But in some cases, pricing is still Teradata's Achilles heel. BISYS, which provides information-processing services to 250 community banks, switched to IBM's DB2 in 1999 after Teradata wanted roughly $750,000 for an additional two servers, according to Bill Johnson, the company's executive vice president of operations and technology. "DB2 does require more care and feeding than Teradata, but that's a small price versus what we were paying in both maintenance and upgrade fees," he says.
Headquarters: 1700 S. Patterson Blvd., Dayton, OH 45479
Phone: (937) 445-5000
Ticker: Unit of NCR (NYSE: NCR)
Business: Data-warehousing software, servers and analysis tools, as well as related consulting services
Founded: 1979; acquired by NCR in 1991 top executives: Mike Koehler, senior vice president; Stephen Brobst, chief technology officer; Mark Hurd, who ran Teradata from 1999 to 2002, is now NCR's chief executive officer
Financials: Sales of $1.21B, operating income of $145M for 2003
Products: Database and data-processing software, which run on proprietary Unix servers as well as Windows servers. Other software products include tools for data mining, customer-relationship management and database querying.
Market Share: 6% of the $3.6 billion data warehouse management software market in 2002, according to IDC.
Competitors: IBM; Netezza; Oracle
Any database can crunch numbers. What sets Teradata's apart is its ability to break complex problems into small parts and deliver answers fast.
The Teradata system takes a query and works on different parts of each answer in parallel. By breaking the request into smaller components and working on each of them at the same time, Teradata software can probe extremely large data sets with unrivaled speed and agility. Within each chunk of work (known as a "step"), the Teradata database also processes multiple operations simultaneously, using a technique known as pipelining. This way, Teradata's software can begin a new task before the preceding one has been completed.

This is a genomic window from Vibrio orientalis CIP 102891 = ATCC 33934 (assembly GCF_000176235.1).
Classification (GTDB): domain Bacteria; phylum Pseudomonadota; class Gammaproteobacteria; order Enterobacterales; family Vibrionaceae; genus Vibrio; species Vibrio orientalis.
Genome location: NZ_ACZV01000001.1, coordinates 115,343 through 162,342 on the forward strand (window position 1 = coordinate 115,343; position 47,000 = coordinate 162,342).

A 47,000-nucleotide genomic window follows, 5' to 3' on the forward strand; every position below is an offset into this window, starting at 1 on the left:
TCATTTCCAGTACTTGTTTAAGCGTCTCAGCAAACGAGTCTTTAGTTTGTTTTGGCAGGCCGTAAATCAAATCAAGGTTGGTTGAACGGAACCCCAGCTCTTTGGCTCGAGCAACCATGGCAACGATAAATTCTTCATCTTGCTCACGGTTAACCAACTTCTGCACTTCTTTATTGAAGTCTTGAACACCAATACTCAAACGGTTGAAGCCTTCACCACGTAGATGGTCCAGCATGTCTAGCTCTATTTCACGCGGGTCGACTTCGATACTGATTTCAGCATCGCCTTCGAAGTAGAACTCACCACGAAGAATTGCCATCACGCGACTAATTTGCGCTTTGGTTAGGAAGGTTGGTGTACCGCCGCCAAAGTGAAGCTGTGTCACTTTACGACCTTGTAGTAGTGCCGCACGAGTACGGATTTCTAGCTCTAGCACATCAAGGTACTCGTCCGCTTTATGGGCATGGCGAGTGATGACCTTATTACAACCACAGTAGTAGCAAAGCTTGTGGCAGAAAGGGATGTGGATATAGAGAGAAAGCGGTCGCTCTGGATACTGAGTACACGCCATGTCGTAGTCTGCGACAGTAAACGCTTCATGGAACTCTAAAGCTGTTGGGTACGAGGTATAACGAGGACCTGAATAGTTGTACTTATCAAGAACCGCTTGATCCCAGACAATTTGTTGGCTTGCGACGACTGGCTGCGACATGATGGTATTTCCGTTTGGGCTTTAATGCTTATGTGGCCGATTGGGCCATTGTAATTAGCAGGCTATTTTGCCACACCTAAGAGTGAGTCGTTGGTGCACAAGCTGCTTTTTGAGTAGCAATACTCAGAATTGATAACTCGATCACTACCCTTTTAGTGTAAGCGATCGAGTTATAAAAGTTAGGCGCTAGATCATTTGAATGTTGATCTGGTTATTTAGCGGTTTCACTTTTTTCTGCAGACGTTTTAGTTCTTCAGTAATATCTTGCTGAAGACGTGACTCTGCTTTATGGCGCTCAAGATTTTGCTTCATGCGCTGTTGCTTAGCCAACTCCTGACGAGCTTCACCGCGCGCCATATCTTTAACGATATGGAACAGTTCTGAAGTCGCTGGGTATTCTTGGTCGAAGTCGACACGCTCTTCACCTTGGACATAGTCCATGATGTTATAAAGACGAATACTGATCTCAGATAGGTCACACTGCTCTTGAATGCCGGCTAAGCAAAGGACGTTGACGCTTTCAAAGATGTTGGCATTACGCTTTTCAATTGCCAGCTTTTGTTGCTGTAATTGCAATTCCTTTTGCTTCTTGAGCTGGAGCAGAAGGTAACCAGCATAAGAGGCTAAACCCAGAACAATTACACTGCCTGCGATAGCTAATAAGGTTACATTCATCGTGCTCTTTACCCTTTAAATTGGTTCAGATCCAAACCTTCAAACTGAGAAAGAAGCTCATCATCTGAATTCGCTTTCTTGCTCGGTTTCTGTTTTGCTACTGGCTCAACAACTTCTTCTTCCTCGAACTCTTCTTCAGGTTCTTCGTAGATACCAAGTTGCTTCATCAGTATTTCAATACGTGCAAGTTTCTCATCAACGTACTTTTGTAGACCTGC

In practice, this parallel executionwhich was the primary design point when the database was developed 20 years agocan dramatically reduce the time it takes to process queries on very large databases. Teradata cites the results of a 2003 benchmark test created by the Transaction Processing Performance Council on a 10-trillion-byte database showing its system running 31% faster than a similarly configured IBM DB2 system.
Moreover, Teradata's parallel architecture allows it to handle huge, complex queries that can cause competing systems to seize up. "You can ask any question of the Teradata database," says Alicia Acebo, director of data warehousing at Continental Airlines. "With other databases, you can run a querybut you're not necessarily going to get an answer."
U.S. Postal Service
Mgr., Enterprise Architecture and Standards
Project: Linked previously separate sources of data in departments using a 62-server Teradata warehouse. Goal: To better manage costs.
Dir., Data Warehousing
Project: Allows 1,400 employees to use 40 applications for querying and cross- referencing three trillion pieces of data stored in a 12-server Teradata warehouse.
Hudson's Bay co.
Senior Manager, Data Warehouse
Project: Retailer consolidated inventory and sales information across four stores onto an eight-server Teradata system.
Nationwide Mutual Insurance
Data Warehouse Architect
Project: Keeps property and casualty insurance policy information on a 20-server system that processes 25,000 queries a day.
Senior Dir., I.T.
Project: Optical retailer implemented two-server data warehouse as part of a demand-forecasting application that affects inventory at 1,700 locations.
Iowa Dept. of Revenue
Project: Agency spent $11.5 million on Teradata warehouse and software, which it used to identify and collect $32 million in back taxes over three years.